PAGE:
SIDE PROGRAMME 2018
KEYNOTE | Dr. Paolo Favero | University of Antwerp
THE UNCANNY DESTINY OF ‘RAW’ FOOTAGE:
REFLECTIONS FROM INDIA ON DOCUMENTARY FILM, PARTICIPATION AND ADVOCACY
The digitised habitats of the world are today witnessing to the consolidation of a new ecology of images. Relational, material, haptic and immersive by nature, “new images” seem to promote also new practices of image-making characterised by non-linearity, interactivity and new forms of participation. Yet, what does this mean for the way in the practice of ethnographic documentary film is evolving and especially for its capacity to promote instances of social intervention and advocacy?
The present talk dives into this terrain from the vantage point of a particular documentary project born in India in 2002 in the aftermath of the Gujarat carnage. An audio-visual database created by a small group of artists/activists animated by the desire to generate material that could be used by filmmakers, lawyers, human rights organization etc., The Shared Footage Group‘s project is probably a precursor of what we today call non-linear, interactive documentary. Constituted by images filmed in different formats and with different perspectives, and funded entirely by donations (as to remove it from any possible forms of control) this archive managed, however, not to have the desired impact. The images got dispersed, migrating between a number of different actors and archives. This failure forces us hence to enquire into the destiny of raw footage. Can raw footage every exist? Can documentary film live in the absence of authorship? What is the future of documentary film in a world increasing characterised by the merging of the digital and the visual?
MASTERCLASS | David Fedele | Filmmaker | Australia
WHOSE STORY IS IT?
A QUESTION OF REPRESENTATION, RESPONSIBILITY AND AUTHORSHIP
David Fedele’s films are best described as “cinematic journalism”. He strives to reveal an unfiltered view of the world as he sees it, while searching for some sort of “truth” … a word that is impossible to define, and a concept that ultimately does not exist. As technology advances at a rapid rate, the boundary between filmmaker and protagonist is becoming increasingly blurred, forcing filmmakers to challenge and question themselves, and become ethically rigorous in ways like never before.
We live in a world where we are bombarded with images, stories and information that attempt to tell us what’s going on around us, forcing us to push boundaries to discover and invent new, fresh and creative ways to tell stories in order to cut through this “noise”. So what is the most responsible way to tell these stories? Whose stories are we telling, how and why are we telling them, and what gives us this right?
VISIONS, NARRATIVES, FORMATS – STORYTELLING IN INNOVATIVE DOCUMENTARY FILM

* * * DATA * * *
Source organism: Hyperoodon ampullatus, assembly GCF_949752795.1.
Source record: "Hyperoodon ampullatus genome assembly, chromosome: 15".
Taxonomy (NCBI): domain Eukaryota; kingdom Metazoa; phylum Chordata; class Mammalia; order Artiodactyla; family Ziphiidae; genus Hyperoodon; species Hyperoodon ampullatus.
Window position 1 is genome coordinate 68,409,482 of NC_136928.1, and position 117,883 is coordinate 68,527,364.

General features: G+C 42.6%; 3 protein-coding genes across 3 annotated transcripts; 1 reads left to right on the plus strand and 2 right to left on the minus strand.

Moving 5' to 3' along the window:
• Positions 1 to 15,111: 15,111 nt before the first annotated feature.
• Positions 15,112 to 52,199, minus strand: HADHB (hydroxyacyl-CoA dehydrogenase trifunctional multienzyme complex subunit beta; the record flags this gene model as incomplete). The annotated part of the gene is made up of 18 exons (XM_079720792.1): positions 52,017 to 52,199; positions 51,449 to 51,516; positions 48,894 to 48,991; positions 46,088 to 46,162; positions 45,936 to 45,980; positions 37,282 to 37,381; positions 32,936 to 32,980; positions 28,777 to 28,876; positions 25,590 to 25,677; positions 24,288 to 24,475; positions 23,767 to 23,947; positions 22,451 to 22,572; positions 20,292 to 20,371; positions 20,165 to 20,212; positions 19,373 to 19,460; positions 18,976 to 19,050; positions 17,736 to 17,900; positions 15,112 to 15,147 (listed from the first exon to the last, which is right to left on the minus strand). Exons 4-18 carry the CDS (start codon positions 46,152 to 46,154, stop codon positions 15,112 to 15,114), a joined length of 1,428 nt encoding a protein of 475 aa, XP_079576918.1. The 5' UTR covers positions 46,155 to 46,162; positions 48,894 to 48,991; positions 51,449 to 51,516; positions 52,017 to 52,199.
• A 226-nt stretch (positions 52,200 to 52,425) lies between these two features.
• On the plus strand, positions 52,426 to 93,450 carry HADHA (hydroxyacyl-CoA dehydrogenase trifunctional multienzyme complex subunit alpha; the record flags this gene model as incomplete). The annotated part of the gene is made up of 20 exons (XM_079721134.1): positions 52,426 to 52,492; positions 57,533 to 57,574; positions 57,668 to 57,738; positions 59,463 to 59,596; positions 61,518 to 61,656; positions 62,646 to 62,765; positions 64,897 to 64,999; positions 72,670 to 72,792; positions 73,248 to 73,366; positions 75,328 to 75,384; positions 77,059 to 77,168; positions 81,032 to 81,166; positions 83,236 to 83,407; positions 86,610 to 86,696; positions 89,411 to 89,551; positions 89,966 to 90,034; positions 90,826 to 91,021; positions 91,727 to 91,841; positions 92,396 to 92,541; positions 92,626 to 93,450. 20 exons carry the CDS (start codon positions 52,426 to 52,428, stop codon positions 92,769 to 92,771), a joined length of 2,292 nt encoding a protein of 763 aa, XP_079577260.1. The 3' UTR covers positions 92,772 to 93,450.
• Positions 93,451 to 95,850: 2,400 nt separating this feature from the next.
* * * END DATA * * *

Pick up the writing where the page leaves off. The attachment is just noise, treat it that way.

Augmented Reality, Animations and Open Source: New technologies, collaborations and platforms open up possibilities for the development of unusual formats in documentary film. How are these new narratives developed, storytelling techniques rethought and combined? What set of new questions can be negotiated and which new chances open up.Alexandra D’Onofrio is the director of It was tomorrow, in which she practices collaborative filmmaking with three Egyptian men and in which theatre, animation and photography are combined, to approach possible representations of memory and imagination. Marion Guth is producer at a_bahn, (http://www.a-bahn.com/en/), an internationally successful company specialised on diverse creative narratives in the non-fiction area. Also, XYZ will be present. Together with our host Sphie Wagner they discuss those the pressing questions around innovative, documentary narratives of the 21st century.
Ascan Breuer, Dokumentarisches Labor, UNDOX Festival
Alexandra D’Onofrio, Filmmaker
Marion Guth, a_BAHN
FILM FESTIVAL IN EXILE: SYRIA
“SEVEN YEARS OF FAMINE, SEVEN YEARS OF PLENTY?!”
A film approach to the years of ember during the Syrian uprising (2011-2018)
No one has ever imagined – even in his wildest dreams- that those tender breezes of spring 201 would turn into a wind that will shake the leaves on the dull trees in Syria, spreading life through their dry roots and triggering off a demand for a change. This public demand and major protests were faced with brutal violence and international ignorance. While the other countries protests succeeded in making remarkable political changes, unfortunately, it wasn’t the case in Syria. These demonstrations which started peacefully in the beginning couldn’t convince the regime to do any changes, and went through endless cycles of blood and fire. With this flounder, and the rise of ISIS, civilians found themselves under the hammers of violence, dictatorship, fundamentalism, and international ignorance.